MCKS: That move was made the our previous Captain and the Officers at that time. The possibility of parading was afforded us by Mr. Bernard I. (Irv) Zoller, who was the Captain of MECCA. He offered to incorporate what was then the Krewe of Sparta into his parade on the first Saturday of the parading season. After one very successful year of parading as MECCA / Sparta, Irv decided to step back into the Captain Emeritus position and offer the parade permit to Sparta. That is when we became The Knights of Sparta, and have paraded under that name since.

JL:   Parading in New Orleans has so many traditions and one of them is the use of Flambeaux’s. which Sparta still uses in its parade. Why have yall decided to continue with this tradition?

MCKS:  We were able to acquire a number of “original kerosene flambeaux” many years ago. We feel that having flambeaux in our parade links us with the parades of yesteryear, and gives the crowds that attend our parade a taste of the processions of the 1800s. We are, of course, not the only parade that still uses the old kerosene flambeaux. However, three are very few, and upholding many of the old traditions of Carnival is important to our members.

JL:   How long have you been the Captain of the Knights of Sparta?

MCKS:  This will be my fifteenth year as Captain.  I am only third Captain in the 67 year history of Sparta, and I am very humble and proud to serve in that capacity.

JL:   In your own words, can you explain the role of the Krewe Captain, and tell us some of your duties.

MCKS:  I expect that the role of Captain varies from krewe to krewe. However, in Sparta the Captain acts as the CEO and Chairman of the Board. The Officers each have their responsibilities and/or events to chair. However, the Captain oversees all the activities of the organization and has control of all artistic aspects of the Bal Masque and Parade.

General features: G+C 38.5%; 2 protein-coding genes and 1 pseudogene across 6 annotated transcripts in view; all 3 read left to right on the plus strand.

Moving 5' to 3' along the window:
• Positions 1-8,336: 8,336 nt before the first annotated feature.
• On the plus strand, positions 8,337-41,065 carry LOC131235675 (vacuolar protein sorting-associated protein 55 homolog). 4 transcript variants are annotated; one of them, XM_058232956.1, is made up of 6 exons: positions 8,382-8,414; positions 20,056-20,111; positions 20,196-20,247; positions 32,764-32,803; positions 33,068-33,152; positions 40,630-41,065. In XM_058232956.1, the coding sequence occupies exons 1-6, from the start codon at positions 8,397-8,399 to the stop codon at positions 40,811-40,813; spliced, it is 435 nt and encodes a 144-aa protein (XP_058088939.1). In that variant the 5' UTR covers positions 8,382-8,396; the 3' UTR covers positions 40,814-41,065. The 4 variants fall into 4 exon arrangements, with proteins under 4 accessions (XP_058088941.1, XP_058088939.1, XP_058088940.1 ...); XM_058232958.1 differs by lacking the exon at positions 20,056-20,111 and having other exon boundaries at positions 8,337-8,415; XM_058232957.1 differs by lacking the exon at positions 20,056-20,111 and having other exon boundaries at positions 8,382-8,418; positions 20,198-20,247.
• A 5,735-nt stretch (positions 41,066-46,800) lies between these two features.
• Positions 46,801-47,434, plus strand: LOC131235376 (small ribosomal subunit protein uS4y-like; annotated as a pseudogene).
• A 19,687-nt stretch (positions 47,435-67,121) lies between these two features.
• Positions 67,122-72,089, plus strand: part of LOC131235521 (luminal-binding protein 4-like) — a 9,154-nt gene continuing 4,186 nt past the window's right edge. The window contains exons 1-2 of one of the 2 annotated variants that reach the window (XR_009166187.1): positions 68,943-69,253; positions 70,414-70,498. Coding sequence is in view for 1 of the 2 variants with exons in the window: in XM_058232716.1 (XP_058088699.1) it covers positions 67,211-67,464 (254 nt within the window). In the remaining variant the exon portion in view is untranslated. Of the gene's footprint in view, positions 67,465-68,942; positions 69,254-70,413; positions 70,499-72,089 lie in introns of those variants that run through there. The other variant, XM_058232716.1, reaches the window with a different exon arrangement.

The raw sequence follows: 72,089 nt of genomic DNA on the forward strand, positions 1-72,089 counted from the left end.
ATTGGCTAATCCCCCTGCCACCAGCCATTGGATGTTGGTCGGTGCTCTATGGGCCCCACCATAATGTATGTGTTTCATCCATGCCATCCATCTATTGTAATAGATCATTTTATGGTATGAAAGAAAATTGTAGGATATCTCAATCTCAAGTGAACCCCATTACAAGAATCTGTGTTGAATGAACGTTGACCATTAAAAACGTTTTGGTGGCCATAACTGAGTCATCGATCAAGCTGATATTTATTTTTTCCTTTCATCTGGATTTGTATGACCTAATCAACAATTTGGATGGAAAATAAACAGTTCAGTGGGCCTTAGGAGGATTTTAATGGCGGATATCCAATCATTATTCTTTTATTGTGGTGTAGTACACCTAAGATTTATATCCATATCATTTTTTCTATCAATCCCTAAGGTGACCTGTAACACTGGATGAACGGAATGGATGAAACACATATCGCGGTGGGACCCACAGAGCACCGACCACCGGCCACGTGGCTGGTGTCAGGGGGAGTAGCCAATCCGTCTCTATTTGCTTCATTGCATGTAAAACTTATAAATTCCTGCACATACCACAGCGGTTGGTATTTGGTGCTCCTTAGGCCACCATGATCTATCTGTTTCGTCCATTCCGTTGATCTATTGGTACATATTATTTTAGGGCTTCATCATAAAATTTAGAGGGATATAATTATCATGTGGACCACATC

I write and produce the Bal Masque, select the yearly themes, control the design of the costumes and floats, and chair several events. I must add that the Officers take a very active rule in all of activities and work hand-in-hand with me on all aspects of our organization. It is, truly, a “team effort”.

JL:   I have had the honor of attending many of your beautiful bal masques and parades. Something very unique about the Knights of Sparta I find very interesting, and others may not be aware of is, the Junior Captain. Can you share with me his relation to you and what roll he plays in the organization?

MCKS:  The position of “The Captain’s Shadow” was developed for Sparta by the previous Captain. His grandson served as The Captain’s Shadow for a number of years. My grandson, who is now 22 years old, began as The Captain’s Shadow, but was re-titled The Junior Captain when we grew taller than me. Incidentally, I took a good bit of friendly ribbing from some of the other Captains as my Grandson grew and eventually outgrew me.